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Copyright 2010-2020 Fine Arts of the Southwest, Inc. All rights reserved. Unauthorized reproduction or use is strictly prohibited.

THIS PAINTING IS WITHOUT A DOUBT one of the most compelling and powerful Southwestern artworks that we have ever encountered; an extraordinary piece with an equally extraordinary history which encompasses the intersections of a number of the most interesting and accomplished artists and other individuals in the world of modern Southwestern and Native American art.


The story begins early in 1975 with well-known Scottsdale, Arizona art gallery owners Robert and Sharon Ashton of the eponymous Ashton Gallery and their gallery artist and close personal friend, the renowned Hopi jeweler Charles Loloma (1921-1991) and the story also significantly includes another Ashton Gallery artist and friend, American painter, Paul Pletka (b.1946). At the time, Scottsdale was the very epicenter of an enthusiastic and highly-active Native American arts scene with artists, gallery owners and patrons regularly flocking to gallery and museum openings with excitement and fervor. The work of artists such as Loloma, Pletka, Fritz Scholder, Larry Golsh and others was exhibited, enjoyed and purchased with great gusto at the galleries of Bob and Sharon Ashton, Elaine Horwitch and at The Heard Museum gift shop then under the direction of Lovena Ohl.

“Charles taught us that beauty is all around us on Hopi;

in the environment, in the culture, in ceremony.”


-Verma “Sonwai” Nequatewa with “Stone Talker” 2019

Charles Loloma’s former home and studio at Hotevilla Village, Third Mesa, Hopi where “Stone Talker” was displayed in the reception area from 1975 to 1990.

Robert Ashton, Jr., Santa Fe, c. 1997

“Pletka at Ashton Gallery, 1976”


Left to right, Elaine Horwitch, Paul Pletka and Fritz Scholder.

Photo by Ted Hill, Santa Fe. Photo Source: “Paul Pletka, Imagined Wests”,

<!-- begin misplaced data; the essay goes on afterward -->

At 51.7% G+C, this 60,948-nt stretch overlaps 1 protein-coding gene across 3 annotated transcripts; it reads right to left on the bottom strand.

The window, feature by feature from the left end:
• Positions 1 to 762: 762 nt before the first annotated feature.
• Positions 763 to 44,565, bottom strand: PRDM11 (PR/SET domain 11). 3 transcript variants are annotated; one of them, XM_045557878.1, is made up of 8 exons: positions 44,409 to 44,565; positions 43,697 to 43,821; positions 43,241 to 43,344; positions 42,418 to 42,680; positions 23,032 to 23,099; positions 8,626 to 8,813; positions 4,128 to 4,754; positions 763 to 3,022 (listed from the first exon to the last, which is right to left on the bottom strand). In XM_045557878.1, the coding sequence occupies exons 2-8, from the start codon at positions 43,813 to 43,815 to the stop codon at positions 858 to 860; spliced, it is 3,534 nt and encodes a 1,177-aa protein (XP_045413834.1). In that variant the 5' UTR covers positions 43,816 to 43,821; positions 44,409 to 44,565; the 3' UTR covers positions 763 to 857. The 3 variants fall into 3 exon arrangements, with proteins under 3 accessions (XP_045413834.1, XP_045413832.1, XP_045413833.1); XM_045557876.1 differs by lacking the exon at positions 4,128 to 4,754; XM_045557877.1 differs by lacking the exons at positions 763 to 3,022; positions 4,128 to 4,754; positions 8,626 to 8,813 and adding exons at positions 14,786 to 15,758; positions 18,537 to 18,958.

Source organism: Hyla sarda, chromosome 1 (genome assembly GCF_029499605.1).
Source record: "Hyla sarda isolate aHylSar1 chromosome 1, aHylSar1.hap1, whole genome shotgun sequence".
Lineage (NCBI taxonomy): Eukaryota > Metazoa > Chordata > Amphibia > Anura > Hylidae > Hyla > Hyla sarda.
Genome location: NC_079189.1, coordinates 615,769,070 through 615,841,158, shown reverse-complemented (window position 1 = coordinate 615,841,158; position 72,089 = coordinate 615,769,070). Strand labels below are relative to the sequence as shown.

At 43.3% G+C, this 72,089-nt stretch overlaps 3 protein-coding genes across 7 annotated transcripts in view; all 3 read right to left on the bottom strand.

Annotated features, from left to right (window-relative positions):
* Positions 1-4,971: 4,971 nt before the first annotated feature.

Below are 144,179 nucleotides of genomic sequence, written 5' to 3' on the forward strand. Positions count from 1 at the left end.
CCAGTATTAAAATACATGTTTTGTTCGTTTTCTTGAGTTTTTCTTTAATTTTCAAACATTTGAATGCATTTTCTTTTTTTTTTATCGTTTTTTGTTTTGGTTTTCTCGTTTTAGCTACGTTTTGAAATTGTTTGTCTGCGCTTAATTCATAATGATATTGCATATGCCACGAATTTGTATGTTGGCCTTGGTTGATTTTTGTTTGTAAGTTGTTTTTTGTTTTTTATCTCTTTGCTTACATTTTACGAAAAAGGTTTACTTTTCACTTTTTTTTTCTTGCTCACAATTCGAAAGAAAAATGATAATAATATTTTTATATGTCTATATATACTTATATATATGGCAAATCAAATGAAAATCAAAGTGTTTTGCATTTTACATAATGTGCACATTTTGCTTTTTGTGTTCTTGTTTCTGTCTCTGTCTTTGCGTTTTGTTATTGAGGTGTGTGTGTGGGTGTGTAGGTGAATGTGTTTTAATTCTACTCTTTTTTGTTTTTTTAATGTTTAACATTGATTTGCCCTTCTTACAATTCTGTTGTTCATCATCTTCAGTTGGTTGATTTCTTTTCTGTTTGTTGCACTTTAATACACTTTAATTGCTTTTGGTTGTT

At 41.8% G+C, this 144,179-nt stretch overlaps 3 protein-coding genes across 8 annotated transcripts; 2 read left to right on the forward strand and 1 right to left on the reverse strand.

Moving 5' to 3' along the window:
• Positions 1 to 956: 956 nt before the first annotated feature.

by Amy Scott, University of Oklahoma Press, 2017, Figure 11 pp. 18

Charles Loloma (1921-1991)

For a major joint show of their two leading artists in 1975, the Ashtons and Charles Loloma commissioned Paul Pletka to paint this unique portrait of Loloma intended ultimately for Loloma’s own personal collection. Their intention was to first use the painting’s image as the art for the exhibition announcement poster, then to exhibit the painting itself in the Ashton Gallery for the duration of the joint Loloma/Pletka artists show after which the painting would then travel to Hopi to be permanently installed in Charles Loloma’s home and studio. An exchange of a gold Charles Loloma bracelet was reportedly made between the Ashtons and Pletka to pay for the painting.

The painting is painted in oil and/or acrylic on a linen canvas and measures 53 1/2” in height and 48” in width. It is in excellent original condition with no restoration or in-painting in evidence under thorough Ultraviolet light examination. There is a slight stain of unknown origin on the reverse of the canvas which is of no consequence. The painting is properly signed “Pletka” in the artist’s characteristic cursive signature at the lower left.


It is our very strong feeling that this unique and evocative painting deserves to be on prominent display in the permanent collection of an appropriate American Museum and it is our desire to make this a reality. To that end, the painting is only available for purchase by a Museum itself or by someone who purchases it only with the express intention of donating it to a specific museum. Please contact us if this is of interest to you.


Note: Price is available upon request only to interested Museums and Museum donors.



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PROVENANCE